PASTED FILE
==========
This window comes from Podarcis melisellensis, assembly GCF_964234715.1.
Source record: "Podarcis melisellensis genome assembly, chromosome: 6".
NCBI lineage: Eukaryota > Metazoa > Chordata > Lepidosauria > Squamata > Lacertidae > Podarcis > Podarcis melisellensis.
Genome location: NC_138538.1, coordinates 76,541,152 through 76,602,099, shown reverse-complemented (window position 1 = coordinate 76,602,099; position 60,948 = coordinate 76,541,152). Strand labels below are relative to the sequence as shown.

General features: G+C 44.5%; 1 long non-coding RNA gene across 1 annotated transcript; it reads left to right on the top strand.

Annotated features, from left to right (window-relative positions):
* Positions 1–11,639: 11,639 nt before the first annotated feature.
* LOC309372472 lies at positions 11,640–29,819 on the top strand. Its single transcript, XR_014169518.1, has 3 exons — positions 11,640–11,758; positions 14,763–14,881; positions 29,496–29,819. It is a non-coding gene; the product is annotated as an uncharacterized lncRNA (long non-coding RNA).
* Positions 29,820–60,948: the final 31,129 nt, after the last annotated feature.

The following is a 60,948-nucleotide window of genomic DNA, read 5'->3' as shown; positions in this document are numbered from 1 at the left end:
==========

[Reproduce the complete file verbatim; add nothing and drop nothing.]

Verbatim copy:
This window comes from Podarcis melisellensis, assembly GCF_964234715.1.
Source record: "Podarcis melisellensis genome assembly, chromosome: 6".
NCBI lineage: Eukaryota > Metazoa > Chordata > Lepidosauria > Squamata > Lacertidae > Podarcis > Podarcis melisellensis.
Genome location: NC_138538.1, coordinates 76,541,152 through 76,602,099, shown reverse-complemented (window position 1 = coordinate 76,602,099; position 60,948 = coordinate 76,541,152). Strand labels below are relative to the sequence as shown.

General features: G+C 44.5%; 1 long non-coding RNA gene across 1 annotated transcript; it reads left to right on the top strand.

Annotated features, from left to right (window-relative positions):
* Positions 1–11,639: 11,639 nt before the first annotated feature.
* LOC309372472 lies at positions 11,640–29,819 on the top strand. Its single transcript, XR_014169518.1, has 3 exons — positions 11,640–11,758; positions 14,763–14,881; positions 29,496–29,819. It is a non-coding gene; the product is annotated as an uncharacterized lncRNA (long non-coding RNA).
* Positions 29,820–60,948: the final 31,129 nt, after the last annotated feature.

The following is a 60,948-nucleotide window of genomic DNA, read 5'->3' as shown; positions in this document are numbered from 1 at the left end: